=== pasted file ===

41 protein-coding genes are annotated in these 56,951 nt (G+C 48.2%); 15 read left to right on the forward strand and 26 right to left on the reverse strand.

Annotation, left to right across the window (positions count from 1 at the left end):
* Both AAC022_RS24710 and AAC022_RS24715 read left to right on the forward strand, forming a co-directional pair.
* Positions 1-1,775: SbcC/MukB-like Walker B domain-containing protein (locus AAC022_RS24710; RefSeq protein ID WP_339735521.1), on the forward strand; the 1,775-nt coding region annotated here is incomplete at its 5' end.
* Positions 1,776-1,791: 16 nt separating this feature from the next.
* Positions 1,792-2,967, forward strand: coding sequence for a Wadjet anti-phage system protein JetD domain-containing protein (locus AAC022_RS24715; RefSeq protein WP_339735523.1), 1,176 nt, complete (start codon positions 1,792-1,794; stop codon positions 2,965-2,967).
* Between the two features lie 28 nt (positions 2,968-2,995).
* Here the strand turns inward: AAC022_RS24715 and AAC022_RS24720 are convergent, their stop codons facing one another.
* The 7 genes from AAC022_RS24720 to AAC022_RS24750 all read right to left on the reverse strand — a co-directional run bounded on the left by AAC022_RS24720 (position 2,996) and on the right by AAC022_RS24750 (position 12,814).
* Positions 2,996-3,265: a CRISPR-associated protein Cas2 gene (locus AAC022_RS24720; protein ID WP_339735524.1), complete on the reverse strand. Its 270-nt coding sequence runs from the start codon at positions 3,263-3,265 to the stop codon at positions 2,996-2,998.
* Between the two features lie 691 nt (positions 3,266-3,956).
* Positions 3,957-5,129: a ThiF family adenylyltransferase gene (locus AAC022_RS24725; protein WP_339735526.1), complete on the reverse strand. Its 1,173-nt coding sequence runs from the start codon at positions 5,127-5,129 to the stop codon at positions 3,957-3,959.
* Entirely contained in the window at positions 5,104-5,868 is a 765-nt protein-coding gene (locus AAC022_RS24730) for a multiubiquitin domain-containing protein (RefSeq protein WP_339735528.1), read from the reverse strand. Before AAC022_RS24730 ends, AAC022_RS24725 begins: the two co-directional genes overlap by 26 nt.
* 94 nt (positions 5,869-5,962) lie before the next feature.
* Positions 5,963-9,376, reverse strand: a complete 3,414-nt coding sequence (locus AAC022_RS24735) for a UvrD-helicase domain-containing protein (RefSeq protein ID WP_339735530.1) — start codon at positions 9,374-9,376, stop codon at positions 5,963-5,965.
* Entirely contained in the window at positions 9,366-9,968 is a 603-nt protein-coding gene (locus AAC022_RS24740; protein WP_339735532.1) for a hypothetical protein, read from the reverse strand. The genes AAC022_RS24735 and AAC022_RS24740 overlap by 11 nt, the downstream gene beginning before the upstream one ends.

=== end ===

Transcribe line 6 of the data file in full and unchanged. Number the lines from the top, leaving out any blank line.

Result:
* Positions 1,792-2,967, forward strand: coding sequence for a Wadjet anti-phage system protein JetD domain-containing protein (locus AAC022_RS24715; RefSeq protein WP_339735523.1), 1,176 nt, complete (start codon positions 1,792-1,794; stop codon positions 2,965-2,967).